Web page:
Referring now to FIG. 1 of the drawing, shown in this figure is a dynamic system in accordance with the invention which functions to determine the degree to which a human subject (patient 10) suffers from an impaired physical stability and is therefore predisposed to injurious falls. The cause or source of such instability is not the concern of the system, but only the degree of its existense. Obviously a patient whose physical stability is only slightly impaired has a much lower predisposition to falling down than one having a much greater degree of impairment. An accurate determination of the degree of impairment is therefore a useful guide to a physician or therapist prescribing a proper treatment to improve the patient's condition.
The system includes a stable force platform 11 placed on the floor of the test facility. Platform 11 is provided with a horizontal face 12 below which is a transducer 12T responsive to a force applied to the face to generate analog electrical signals that are a function of the magnitude and direction of the force along three axes of movement (the X, Y and Z coordinates). Transducer 12T may be formed of piezoeletric, magnetostrictive, capacitative or other elements responsive to the direction and magnitude of an applied pressure or force.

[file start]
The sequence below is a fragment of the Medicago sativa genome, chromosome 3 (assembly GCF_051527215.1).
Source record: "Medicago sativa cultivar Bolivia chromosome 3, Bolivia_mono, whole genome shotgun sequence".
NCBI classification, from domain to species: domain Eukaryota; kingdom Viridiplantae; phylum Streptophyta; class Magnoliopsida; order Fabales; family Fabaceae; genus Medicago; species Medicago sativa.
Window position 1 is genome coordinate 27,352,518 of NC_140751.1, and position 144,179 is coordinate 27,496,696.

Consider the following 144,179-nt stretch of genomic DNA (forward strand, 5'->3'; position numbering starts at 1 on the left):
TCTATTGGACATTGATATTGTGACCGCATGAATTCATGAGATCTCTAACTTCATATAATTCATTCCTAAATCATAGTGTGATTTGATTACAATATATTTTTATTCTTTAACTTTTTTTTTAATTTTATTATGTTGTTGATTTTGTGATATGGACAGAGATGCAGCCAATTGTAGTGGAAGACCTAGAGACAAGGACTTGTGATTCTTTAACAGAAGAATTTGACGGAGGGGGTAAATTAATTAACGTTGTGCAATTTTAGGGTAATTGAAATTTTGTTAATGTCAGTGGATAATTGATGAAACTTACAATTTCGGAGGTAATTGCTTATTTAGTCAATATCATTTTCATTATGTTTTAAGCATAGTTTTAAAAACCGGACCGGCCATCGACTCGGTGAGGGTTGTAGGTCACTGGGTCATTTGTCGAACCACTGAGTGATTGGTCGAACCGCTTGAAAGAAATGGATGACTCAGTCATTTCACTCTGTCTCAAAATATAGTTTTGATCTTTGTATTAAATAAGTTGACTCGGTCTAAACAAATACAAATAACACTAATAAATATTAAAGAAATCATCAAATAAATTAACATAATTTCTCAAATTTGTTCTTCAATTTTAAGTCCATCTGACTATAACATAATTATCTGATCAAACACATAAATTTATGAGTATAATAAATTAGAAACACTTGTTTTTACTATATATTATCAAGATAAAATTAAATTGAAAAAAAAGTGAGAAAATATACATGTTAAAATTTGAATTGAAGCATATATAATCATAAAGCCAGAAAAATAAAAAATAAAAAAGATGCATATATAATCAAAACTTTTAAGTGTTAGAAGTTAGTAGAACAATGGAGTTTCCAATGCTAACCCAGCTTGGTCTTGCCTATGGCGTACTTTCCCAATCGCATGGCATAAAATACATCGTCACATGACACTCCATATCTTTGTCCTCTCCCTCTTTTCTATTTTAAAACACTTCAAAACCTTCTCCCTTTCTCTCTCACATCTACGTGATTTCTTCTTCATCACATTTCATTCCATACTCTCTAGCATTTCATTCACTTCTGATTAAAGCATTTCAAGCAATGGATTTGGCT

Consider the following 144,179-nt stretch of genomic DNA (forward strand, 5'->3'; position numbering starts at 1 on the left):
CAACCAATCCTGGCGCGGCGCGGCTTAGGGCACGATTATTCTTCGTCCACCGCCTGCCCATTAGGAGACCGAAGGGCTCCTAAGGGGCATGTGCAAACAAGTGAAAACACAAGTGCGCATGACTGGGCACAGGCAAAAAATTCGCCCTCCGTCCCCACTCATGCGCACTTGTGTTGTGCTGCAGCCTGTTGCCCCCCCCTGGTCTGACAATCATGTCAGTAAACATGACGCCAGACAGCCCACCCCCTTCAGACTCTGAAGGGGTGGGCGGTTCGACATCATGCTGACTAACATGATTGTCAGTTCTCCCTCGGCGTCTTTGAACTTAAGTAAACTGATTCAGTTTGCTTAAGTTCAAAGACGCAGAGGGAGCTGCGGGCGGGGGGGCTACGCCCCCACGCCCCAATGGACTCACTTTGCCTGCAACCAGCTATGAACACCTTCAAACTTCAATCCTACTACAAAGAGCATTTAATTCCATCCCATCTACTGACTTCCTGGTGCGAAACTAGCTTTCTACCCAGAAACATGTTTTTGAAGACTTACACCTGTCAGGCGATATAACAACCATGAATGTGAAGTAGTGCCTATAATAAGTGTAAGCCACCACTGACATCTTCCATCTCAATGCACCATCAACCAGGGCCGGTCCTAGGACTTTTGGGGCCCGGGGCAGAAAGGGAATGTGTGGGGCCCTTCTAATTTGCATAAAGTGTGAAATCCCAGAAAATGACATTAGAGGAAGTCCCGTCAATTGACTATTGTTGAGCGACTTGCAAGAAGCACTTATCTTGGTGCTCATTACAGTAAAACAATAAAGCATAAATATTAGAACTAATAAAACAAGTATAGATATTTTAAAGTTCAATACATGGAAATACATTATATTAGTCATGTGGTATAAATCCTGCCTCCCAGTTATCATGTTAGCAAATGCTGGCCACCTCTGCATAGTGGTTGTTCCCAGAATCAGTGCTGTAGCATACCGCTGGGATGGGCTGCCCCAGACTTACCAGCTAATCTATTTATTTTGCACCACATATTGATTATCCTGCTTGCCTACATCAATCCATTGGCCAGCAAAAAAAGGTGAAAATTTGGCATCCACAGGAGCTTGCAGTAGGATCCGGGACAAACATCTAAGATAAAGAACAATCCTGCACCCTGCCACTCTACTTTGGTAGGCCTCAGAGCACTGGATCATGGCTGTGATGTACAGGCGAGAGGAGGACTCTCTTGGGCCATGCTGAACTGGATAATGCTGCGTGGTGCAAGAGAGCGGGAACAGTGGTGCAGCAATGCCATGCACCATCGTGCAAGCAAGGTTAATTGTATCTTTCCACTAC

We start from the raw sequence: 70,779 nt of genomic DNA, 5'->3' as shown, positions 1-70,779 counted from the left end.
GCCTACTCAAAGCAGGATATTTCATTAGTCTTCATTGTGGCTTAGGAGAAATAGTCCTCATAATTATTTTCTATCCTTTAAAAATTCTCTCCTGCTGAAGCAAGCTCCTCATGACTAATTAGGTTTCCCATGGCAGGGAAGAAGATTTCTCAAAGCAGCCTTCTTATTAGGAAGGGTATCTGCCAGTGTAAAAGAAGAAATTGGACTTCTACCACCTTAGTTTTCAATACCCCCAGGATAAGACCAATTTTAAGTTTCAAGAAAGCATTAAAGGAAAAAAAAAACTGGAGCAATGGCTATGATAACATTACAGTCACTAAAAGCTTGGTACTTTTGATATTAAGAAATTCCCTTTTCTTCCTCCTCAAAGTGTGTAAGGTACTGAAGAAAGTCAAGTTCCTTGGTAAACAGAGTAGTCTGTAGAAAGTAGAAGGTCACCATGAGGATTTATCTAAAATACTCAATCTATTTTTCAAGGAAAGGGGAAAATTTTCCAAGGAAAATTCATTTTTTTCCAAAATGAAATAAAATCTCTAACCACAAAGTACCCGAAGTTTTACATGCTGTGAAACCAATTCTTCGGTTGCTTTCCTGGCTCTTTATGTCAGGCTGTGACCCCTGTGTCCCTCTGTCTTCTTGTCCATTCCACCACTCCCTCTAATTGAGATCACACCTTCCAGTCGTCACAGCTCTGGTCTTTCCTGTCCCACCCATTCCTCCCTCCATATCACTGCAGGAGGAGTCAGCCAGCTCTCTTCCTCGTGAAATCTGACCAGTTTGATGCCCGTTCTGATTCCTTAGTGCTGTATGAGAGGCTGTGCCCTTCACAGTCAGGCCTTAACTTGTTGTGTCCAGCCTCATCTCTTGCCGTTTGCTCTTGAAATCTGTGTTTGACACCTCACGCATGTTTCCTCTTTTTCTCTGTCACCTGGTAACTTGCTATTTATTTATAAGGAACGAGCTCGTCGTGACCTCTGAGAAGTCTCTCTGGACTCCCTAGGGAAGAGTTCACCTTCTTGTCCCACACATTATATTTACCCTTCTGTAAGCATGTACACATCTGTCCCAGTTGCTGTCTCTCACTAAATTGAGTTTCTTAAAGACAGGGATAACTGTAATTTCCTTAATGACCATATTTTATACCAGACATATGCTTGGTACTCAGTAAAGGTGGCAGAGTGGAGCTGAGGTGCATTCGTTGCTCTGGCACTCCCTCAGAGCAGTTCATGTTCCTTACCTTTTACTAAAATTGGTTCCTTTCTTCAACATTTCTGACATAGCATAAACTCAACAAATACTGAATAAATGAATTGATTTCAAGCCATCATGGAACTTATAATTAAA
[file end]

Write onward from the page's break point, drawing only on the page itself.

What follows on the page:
The signals yielded by transducer 12T are fed via a cable C to the data acquisition board of a digital computer 13 which processes the data, the output of which is applied to a video monitor 14 having a large, generally rectangular video display screen 15. A preferred computer for this purpose is a IBM386 or a similar unit that includes a high-speed data acquisition board for an analog-to-digital input. The IBM unit is capable of handling 6 channels of input at approximate 100 MHz.
Resting on the horizontal face 12 of platform 11 and serving to render the platform effectively unsteady is a rocker platform 16 in the form of a shallow large-diameter convex dish having a flat top 17. When a test is to be conducted, patient 10 must then stand on flat top 17 while viewing screen 15 of the video monitor. Video monitor is mounted on a stand 18 of adjustable height. The monitor is placed about six feet away from the standing patient and its adjusted height is such as to bring screen 15 in line with the level of the eyes of the patient who can then view the screen without difficulty.